Beware: the art of creativity is a hoax

By Joe

Most people’s creativity died, according to creative consultants, when a well-meaning adult taught us as children to color inside the lines.
Creative consultancy is a boom industry these days. Walk into any bookstore and the shelves in the self-help section groan under the combined weight of tomes offering the sullen and bruised among us hope for reawakening our latent creativity.
A couple hundred bucks can buy you a whole seminar that will allow you to reawaken the creativity that will make your career in pharmacy, for example, more than just an easy way to make a good living.
A lot of people talk about their creativity, but they don’t do any real work.
Let’s imagine (a great way to spark your creativity) two children: Conrad and Janice. They are each given a piece of paper with an outline of a horse standing peacefully in a pasture, munching away on some grass. (Healthy eating is important if you want to tap your creativity!)
Conrad picks up a crayon and creates a hurricane of black across the horse’s figure. Lines mean nothing to Conrad.
His creativity is given full license to wreak havoc on the page. Around the hoof area of the horse, Conrad stops abruptly, grabs a green crayon and goes to town on the lower half of the picture. A few more passes with his verdant joy stick, and our lovely pastoral scene is complete. Voil ! Another triumph for freewheeling Conrad, the creative consultant’s kind of artist — the kind of artist who just goes with it and sees where it takes him or her. The kind of artist who enjoys being creative, but doesn’t want to work at it.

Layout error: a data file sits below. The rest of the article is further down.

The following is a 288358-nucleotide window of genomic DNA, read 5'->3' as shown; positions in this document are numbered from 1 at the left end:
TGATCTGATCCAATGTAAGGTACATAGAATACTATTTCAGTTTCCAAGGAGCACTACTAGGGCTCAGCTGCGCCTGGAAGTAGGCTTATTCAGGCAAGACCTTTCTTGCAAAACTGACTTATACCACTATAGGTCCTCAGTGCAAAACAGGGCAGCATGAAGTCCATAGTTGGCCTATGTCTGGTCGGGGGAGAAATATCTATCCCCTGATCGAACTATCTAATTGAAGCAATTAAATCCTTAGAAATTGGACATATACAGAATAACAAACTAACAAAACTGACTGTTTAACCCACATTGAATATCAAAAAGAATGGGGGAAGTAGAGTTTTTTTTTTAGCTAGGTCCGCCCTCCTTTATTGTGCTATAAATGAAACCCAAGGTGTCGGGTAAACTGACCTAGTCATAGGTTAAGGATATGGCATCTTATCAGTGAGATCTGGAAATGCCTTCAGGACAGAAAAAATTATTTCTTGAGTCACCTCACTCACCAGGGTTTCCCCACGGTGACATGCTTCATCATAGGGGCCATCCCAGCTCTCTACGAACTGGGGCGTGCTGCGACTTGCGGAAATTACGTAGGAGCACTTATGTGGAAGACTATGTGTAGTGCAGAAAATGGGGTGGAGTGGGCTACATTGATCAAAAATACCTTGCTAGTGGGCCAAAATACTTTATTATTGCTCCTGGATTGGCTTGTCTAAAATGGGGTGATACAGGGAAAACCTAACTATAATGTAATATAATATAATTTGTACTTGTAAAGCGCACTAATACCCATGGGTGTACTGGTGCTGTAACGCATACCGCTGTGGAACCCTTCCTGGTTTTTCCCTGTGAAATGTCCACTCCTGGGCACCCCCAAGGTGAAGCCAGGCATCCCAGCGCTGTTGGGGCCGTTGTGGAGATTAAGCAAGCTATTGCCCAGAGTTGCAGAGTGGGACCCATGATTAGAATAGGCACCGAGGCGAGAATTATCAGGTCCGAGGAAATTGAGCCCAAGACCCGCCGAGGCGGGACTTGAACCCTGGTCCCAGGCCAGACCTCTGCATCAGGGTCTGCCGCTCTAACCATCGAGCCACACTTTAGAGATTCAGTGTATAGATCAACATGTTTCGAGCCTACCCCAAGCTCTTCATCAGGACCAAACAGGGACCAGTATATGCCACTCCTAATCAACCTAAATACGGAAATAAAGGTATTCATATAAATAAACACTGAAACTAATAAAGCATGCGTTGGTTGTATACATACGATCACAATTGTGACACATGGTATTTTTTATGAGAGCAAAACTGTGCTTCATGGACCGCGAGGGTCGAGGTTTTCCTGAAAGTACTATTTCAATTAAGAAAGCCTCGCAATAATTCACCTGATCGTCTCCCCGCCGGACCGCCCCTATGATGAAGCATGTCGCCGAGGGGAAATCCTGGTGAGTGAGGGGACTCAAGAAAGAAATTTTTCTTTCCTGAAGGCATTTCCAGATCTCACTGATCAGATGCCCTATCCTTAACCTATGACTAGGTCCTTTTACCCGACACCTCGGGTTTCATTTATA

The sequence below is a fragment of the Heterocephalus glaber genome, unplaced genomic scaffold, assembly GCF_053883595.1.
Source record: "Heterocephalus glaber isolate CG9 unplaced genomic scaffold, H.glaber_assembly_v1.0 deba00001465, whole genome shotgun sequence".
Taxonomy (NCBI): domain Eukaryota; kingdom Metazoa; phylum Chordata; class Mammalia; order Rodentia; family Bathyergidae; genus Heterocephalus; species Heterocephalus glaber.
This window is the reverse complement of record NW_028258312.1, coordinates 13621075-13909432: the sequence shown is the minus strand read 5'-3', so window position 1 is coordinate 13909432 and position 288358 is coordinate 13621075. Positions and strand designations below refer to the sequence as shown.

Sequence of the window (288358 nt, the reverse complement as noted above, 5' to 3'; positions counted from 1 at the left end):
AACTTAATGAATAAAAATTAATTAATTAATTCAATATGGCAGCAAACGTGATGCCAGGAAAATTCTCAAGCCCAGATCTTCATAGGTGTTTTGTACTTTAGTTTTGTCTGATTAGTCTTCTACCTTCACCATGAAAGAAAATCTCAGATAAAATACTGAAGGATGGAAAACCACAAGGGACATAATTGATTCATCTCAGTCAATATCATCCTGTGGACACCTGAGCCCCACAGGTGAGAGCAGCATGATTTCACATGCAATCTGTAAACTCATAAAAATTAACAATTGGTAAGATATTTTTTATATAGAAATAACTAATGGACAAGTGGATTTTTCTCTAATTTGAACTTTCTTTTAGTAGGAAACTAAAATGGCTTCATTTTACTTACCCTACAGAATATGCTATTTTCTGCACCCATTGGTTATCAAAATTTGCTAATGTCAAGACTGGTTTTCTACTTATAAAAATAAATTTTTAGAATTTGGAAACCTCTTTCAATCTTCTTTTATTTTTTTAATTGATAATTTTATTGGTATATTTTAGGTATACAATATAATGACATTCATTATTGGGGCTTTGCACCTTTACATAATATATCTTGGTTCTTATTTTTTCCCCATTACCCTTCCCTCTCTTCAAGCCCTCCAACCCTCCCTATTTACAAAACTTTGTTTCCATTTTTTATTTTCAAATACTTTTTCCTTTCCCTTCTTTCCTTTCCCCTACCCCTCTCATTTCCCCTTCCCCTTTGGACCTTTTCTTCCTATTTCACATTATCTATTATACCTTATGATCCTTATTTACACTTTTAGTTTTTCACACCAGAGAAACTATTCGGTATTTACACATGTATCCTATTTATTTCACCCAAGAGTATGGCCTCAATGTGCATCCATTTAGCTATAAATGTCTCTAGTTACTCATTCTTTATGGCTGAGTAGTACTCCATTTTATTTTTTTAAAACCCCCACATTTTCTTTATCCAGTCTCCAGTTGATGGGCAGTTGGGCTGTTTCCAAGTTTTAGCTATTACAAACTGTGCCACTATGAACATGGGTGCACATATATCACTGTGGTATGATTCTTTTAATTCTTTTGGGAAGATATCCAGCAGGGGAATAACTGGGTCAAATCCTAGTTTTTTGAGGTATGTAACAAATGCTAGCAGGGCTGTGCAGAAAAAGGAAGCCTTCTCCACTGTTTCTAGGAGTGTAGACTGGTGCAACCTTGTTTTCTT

Janice, meanwhile, has been carefully studying the pallet of colors available to her and has chosen to render the horse in a reddish-brown hue (known as “bay” in horse parlance). She inherently understands that the picture has been drawn for her. This is not her drawing of a horse. It is someone else’s drawing of a horse. Her job is to color the drawing to make an even more wonderful picture, and to do that she also needs to exercise skill (which allows creative people to accomplish their creative endeavors), which in this case means to stay inside the lines.
Thus, Janice uses her crayons to embellish the drawing in a way she finds pleasing. Perhaps she’ll make the grass pink and the sky gold and a butterfly blue.
Whatever she decides, Janice will think about what she’s doing. Because one thing Janice can’t stand is looking back over her old coloring books and seeing what she did the year before when she was unknowingly more in tune with her abstract artistic desires. Santa is just one big swatch of purple. “What a waste,” thinks Janice. “But how I’ve grown as an artist.”
Janice looks over at Conrad, who has already put aside his coloring book and is contemplating what is meant by the term “no-load mutual fund,” and says, “I know, I can’t believe some of the things I used to do in coloring. Once I figured out what I was supposed to be doing, my work really progressed.”
Conrad looks disinterested. He knows Janice is just kidding herself. She’s already lost it — the playful, creative spark of the child that will call forlornly to her when she’s an adult. He picks up another coloring book and thinks, “Well, I bet I can bat out a few more pictures before my nap.”

Joe Krocheski is an adult-special student in the College of Liberal Arts